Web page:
Slimbridge (UK) - Widespread declines in birds that spend most of their lives at sea are alarming conservationists. Seven species of seaduck that spend the northern winter in the Baltic – a key non-breeding area – have dropped in number by up to 65% in 15 years, without any clear explanation.
Declines have also been found around British coasts, with long-tailed duck, velvet scoter and red-breasted merganser among those hardest hit. In North America the trend continues with several seaduck populations significantly down, among them black scoters, white-winged scoters and surf scoters.
Photo: Long-tailed duck, Wolfgang Wander
“These birds just seem to have gone missing,” said Richard Hearn, Head of Species Monitoring at the Wildfowl & Wetlands Trust and Chair of the IUCN/SSC/Wetlands International Duck Specialist Group.
“The scale of the declines in Europe is very surprising and largely unexpected. Most of these species remain relatively numerous but if their numbers continue to fall at these rates, some of these species could soon be in serious trouble.”
A report published today, Waterbird Populations and Pressures in the Baltic Sea, shows that the number of waterbirds wintering in the Baltic fell overall by 40%, from 7.44 million to 4.41 million. The declines were revealed by two censuses, staged from 1992-3 and 2007-9.
Concerns have been reinforced by monitoring elsewhere showing much smaller numbers of seaducks in important British sites such as the Moray Firth and Clyde Estuary, and in the Netherlands.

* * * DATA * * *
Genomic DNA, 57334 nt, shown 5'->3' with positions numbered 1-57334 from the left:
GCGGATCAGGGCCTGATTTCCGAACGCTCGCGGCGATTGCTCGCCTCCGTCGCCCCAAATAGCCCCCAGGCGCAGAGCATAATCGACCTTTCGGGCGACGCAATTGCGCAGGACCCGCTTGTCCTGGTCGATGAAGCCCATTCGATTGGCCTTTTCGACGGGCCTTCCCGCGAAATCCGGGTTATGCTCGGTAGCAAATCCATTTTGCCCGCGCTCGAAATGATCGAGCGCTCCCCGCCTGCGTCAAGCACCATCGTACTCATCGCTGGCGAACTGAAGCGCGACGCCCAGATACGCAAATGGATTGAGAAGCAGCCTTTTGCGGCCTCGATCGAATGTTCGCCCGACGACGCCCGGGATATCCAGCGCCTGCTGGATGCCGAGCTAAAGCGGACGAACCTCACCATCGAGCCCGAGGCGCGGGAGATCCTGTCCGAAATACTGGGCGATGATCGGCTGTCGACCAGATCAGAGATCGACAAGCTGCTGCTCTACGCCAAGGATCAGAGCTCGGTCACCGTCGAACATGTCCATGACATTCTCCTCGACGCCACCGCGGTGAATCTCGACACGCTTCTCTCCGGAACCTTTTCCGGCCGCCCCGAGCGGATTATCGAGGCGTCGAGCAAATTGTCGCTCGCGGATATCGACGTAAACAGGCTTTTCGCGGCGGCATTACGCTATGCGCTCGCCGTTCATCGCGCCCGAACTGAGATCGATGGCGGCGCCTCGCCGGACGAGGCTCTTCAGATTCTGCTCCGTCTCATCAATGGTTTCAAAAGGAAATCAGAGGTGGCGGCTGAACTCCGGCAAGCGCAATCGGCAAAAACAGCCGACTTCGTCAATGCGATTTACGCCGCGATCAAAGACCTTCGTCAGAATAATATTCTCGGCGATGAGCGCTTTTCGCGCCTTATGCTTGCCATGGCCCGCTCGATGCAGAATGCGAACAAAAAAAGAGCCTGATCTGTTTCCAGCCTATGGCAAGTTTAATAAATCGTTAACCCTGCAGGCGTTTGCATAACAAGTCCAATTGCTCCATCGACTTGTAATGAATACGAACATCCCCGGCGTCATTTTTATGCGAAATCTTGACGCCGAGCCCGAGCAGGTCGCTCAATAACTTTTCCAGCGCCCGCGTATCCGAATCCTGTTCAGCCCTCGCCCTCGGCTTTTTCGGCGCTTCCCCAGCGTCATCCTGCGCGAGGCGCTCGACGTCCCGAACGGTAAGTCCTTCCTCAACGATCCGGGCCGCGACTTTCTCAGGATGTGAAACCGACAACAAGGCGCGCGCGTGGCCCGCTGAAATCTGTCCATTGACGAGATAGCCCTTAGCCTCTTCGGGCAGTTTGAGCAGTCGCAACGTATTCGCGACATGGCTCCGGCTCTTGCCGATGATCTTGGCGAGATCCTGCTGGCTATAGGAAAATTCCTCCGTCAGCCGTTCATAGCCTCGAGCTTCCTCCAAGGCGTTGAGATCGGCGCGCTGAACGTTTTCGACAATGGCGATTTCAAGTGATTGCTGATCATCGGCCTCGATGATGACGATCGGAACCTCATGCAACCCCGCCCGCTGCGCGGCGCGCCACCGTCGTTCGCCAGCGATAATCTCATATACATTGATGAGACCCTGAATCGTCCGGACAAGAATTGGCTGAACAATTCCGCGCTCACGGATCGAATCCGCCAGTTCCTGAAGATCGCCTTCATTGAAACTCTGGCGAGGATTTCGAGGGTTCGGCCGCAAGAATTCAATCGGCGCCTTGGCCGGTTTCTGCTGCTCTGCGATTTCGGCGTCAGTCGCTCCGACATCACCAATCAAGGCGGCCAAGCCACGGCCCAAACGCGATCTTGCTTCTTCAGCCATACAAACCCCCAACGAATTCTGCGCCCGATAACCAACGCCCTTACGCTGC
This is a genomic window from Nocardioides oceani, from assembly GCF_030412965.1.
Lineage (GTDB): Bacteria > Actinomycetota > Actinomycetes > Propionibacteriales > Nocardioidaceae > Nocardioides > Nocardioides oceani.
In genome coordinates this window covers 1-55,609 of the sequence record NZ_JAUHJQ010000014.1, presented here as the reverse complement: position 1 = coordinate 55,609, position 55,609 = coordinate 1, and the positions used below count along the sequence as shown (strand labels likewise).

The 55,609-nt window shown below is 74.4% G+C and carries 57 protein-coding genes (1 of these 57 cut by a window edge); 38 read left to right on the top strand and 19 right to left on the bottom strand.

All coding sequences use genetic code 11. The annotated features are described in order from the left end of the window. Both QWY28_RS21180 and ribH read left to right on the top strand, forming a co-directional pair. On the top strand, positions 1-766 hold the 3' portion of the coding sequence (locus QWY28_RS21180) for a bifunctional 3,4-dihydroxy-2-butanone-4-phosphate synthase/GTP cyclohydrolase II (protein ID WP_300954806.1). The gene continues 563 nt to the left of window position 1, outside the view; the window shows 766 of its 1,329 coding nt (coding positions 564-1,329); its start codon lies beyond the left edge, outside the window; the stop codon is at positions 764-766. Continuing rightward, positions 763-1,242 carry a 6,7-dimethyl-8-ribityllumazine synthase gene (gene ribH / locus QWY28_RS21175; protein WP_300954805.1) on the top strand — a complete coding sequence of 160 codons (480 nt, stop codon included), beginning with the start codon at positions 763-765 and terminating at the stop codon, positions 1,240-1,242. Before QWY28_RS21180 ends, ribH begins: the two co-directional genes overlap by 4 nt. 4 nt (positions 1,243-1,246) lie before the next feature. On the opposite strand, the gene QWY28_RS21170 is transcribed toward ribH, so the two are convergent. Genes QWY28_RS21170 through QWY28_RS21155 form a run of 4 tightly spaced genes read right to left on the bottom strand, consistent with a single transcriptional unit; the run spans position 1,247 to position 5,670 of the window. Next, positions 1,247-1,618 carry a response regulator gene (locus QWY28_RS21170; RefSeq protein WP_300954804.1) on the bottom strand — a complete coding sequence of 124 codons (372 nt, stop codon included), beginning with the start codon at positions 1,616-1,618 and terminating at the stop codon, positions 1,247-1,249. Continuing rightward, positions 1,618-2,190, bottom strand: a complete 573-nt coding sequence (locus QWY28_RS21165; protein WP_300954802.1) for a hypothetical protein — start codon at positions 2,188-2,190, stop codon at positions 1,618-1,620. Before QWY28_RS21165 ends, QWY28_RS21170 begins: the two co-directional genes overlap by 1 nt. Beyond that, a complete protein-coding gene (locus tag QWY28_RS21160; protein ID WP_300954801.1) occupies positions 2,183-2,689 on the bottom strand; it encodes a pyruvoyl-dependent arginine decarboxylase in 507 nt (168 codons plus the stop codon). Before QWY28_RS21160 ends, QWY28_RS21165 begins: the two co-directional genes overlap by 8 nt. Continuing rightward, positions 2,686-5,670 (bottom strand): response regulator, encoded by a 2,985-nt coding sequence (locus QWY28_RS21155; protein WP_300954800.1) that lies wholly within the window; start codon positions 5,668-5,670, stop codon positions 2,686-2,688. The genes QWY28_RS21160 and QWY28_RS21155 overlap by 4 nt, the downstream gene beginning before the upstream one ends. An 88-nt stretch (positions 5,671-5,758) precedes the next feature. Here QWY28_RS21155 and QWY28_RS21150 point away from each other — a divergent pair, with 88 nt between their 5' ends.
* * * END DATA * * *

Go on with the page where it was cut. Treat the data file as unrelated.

Richard Hearn as Chair of the IUCN/SSC/Wetlands International Duck Specialist Group is urging European seaduck experts to meet in early 2012 to draw up an action plan to tackle the problem. He hopes that measures will win backing from EU policy makers, particularly since the global red list status of some seaduck species may soon be raised by the IUCN.
Report: A brief overview of the status of European seaducks and actions required for their conservation
WWT Website: http://www.wwt.org.uk/news/all-news/2011/11/conservation/thousands-of-seaducks-go-missing/
Latin America & the Caribbean News
Día Mundial del Medio Ambiente: Presentación del libro "Inventario de los humedales de Argentina. Sistemas de paisajes de humedales del Corredor Fluvial Paraná-Paraguay"
Día Internacional de la Biodiversidad - 22 de mayo
CCLME AND WIA MISSIONS IN BANJUL AND BISSAU
Read more news from our office on Our offices page.
At the 4th session of the Global Platform on Disaster Risk Reduction, a green elephant seemed to be standing at the back of the plenary room. Read more
Read more blogs on our Blog page.
Press can contact:
Interim Communications and Advocacy Manager
Tel. +31 (0)318 660933
Email: ytha.kempkes@ wetlands. org
Annual Review 2011
Strategic Intent 2011-2020
Please enter your details below to subscribe to our global newsletter.
E-mail: post @ wetlands.org
Ramsar Site Information Service
Critical Wetland Sites for Waterbirds Tool (CSN)
Waterbird Population Estimates Database